The challenge to juggle home and professional responsibilities continues.
Since our April survey—which polled working parents in the US, the UK, France, Germany, and Italy—working parents have continued to struggle balancing work and family responsibilities in the wake of COVID-19. According to our latest survey, conducted in July, parents are still spending significantly greater amounts of time on childcare, education, and housework than they were prior to the onset of the pandemic. (July respondents hailed from the US alone, where the crisis looms largest; see “Survey Methodology.”) They are now devoting, on average, 52 hours per week to these activities, more time than would potentially be spent on an additional full-time job. And these elevated demands on their time stand to continue well into the school year because schools are reopening with a heavy emphasis on virtual or hybrid learning.
In short, parents risk burning out as the pandemic wears on.
Simultaneously, working parents continue to face sizable pressures at work. Nearly half of the respondents to our latest survey said that their increased family responsibilities have negatively affected their ability to perform at work and, as a result, that they are at a disadvantage compared with their childless colleagues—a disadvantage that could potentially have a lasting impact on their career trajectories. Many working parents are worried about their professional futures.
The collective stresses working parents face are taking a toll on their physical and mental well-being. Approximately half of the parents we surveyed said they are sleeping fewer hours at night than they were before the pandemic began. Many also said they are worried about their parenting abilities and their partner relationships.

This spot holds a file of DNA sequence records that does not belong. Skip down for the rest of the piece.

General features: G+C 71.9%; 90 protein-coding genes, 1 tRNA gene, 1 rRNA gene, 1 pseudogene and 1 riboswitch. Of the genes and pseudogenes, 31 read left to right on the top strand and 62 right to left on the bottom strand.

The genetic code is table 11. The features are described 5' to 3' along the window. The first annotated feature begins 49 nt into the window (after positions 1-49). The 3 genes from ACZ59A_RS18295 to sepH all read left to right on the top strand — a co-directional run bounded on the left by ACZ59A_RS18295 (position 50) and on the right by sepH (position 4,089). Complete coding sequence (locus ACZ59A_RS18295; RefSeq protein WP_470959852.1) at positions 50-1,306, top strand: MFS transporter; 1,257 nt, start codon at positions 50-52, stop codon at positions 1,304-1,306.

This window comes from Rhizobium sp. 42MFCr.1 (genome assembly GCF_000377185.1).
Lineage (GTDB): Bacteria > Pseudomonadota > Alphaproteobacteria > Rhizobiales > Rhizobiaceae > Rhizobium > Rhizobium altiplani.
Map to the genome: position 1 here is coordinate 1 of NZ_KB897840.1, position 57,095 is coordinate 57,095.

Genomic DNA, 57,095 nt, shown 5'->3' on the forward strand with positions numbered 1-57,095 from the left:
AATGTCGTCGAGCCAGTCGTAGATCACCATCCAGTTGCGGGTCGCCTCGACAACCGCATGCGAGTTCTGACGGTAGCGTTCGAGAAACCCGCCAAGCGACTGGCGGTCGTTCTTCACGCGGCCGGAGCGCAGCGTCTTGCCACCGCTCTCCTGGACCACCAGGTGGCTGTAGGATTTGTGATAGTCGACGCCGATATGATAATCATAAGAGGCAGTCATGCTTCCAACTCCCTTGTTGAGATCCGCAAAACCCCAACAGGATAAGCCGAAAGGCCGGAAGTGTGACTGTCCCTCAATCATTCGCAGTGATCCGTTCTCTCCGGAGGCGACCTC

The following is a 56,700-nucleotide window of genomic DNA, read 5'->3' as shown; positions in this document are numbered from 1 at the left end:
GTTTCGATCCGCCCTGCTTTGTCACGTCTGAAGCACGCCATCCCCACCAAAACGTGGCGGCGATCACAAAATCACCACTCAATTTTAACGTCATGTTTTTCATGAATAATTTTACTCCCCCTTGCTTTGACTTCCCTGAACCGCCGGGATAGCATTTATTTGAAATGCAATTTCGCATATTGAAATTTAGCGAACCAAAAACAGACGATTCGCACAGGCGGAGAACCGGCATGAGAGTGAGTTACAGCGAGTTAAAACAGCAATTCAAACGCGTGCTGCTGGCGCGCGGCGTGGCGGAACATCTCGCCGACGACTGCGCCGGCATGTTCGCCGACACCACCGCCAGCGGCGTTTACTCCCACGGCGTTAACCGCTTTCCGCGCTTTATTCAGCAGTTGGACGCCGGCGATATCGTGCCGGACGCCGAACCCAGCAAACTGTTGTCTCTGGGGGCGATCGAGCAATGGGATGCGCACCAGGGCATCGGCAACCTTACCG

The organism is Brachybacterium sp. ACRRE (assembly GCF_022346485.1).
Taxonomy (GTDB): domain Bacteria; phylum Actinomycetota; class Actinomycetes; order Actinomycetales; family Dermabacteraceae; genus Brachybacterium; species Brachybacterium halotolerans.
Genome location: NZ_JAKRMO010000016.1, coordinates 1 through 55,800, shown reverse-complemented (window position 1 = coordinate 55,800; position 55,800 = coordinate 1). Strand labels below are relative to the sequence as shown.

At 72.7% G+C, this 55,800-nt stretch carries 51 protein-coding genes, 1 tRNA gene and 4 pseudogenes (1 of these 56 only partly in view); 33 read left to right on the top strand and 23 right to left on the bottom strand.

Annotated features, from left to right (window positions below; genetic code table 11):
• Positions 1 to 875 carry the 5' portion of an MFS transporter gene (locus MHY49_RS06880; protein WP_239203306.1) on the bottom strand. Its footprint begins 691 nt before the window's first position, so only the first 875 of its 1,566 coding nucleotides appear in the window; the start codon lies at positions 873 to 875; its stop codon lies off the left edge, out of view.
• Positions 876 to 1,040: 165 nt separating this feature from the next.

Relatively few companies are supporting this population. Indeed, many parents feel that their companies are largely unsympathetic to their plight; only about 60% of respondents believe that their managers understand the challenges they face and are actively taking steps to address them. And fully 28% of the people we surveyed said that their companies had done nothing. Perhaps unsurprisingly, many working parents are thinking about leaving their jobs. Among Asian American and white respondents, 13% said they were considering leaving within six months; among Black and Hispanic working parents, that number rises to 23%.
Some companies, however, are doing what they can to identify creative solutions that best serve their employees’ needs. The management of a Chicago-based retirement and assisted-living community, for example, created a company-subsidized program to support staff members who have elementary-school-aged children. Staff can leave their children at the on-site, adult-monitored “learning pod” facility during work hours, confident that their children are able to complete their e-learning assignments in a safe, secure environment. Similarly, a Boston-based research center increased childcare subsidies and established a backup childcare center for its employees.
Some companies are thinking outside the box. It will be critical, as the pandemic continues, for all companies to increasingly think about and explore the ways they can support working parents in order to retain the best talent for the medium and long terms. The current situation just isn’t sustainable.